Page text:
Have you heard people say that async Python code is faster than “normal” (or sync) Python code? How can that be? In this article I’m going to try to explain what async is and how it differs from normal Python code.

What Do “Sync” and “Async” Mean?

Web applications often have to deal with many requests, all arriving from different clients and within a short period of time. To avoid processing delays it is considered a must that they should be able to handle several requests in parallel, something commonly known as concurrency. I will continue to use web applications as an example throughout this article, but keep in mind that there are other types of applications that also benefit from having multiple tasks done concurrently, so this discussion isn’t specific to the web.

The terms “sync” and “async” refer to two ways in which to write applications that use concurrency. The so called “sync” servers use the underlying operating system support of threads and processes to implement this concurrency. Here is a diagram of how a sync deployment might look:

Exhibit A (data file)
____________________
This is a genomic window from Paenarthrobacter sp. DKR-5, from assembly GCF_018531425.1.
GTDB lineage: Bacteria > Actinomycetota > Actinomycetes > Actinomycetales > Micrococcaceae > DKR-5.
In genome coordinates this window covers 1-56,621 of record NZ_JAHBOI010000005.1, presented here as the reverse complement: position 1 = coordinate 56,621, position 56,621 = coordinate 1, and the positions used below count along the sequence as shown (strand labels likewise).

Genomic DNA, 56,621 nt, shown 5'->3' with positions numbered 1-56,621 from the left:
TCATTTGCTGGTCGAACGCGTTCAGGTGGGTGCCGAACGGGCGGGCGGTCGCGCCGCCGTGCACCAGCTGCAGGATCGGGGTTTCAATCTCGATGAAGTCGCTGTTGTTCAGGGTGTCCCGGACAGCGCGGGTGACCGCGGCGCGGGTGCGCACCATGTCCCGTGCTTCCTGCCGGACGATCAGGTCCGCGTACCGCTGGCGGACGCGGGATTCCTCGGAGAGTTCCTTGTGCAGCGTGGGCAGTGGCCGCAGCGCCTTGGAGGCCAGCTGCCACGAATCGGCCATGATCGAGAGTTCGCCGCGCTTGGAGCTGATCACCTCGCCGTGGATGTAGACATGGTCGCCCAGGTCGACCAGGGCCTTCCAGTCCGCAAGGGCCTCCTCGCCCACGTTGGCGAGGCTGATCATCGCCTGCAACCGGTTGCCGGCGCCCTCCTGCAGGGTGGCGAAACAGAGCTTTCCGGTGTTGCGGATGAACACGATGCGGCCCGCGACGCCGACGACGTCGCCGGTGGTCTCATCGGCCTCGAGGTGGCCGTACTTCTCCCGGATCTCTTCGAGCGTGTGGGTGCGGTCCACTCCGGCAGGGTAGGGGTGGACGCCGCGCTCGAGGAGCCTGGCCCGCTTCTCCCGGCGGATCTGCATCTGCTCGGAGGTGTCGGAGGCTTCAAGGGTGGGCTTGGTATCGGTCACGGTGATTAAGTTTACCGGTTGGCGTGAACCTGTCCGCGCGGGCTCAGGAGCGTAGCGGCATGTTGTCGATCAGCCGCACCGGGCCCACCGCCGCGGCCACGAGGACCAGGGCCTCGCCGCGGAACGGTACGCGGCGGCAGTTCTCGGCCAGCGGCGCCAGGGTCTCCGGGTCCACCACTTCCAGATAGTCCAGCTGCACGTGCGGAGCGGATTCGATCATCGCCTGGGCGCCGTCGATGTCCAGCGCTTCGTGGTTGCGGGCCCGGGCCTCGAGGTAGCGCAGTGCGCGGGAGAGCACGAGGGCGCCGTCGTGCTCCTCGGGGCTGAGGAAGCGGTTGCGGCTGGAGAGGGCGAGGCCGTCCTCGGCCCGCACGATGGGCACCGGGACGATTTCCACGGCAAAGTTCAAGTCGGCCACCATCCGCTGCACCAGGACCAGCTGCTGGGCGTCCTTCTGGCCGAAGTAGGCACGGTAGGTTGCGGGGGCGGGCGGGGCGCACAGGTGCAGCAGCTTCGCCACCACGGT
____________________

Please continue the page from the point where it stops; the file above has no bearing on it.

Sync Server

In this situation we have five clients, all sending requests to the application. The public access point for this application is a web server that acts as a load balancer by distributing the requests among a pool of server workers, which might be implemented as processes, threads or a combination of both. The workers execute requests as they are assigned to them by the load balancer. The application logic, which you may write using a web application framework such as Flask or Django, lives in these workers.

This type of solution is great for servers that have multiple CPUs, because you can configure the number of workers to be a multiple of the number of CPUs, and with this you can achieve an even utilization of your cores, something that a single Python process cannot do due to the limitations imposed by the Global Interpreter Lock (GIL).

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Sync vs. Async Python: What is the Difference?
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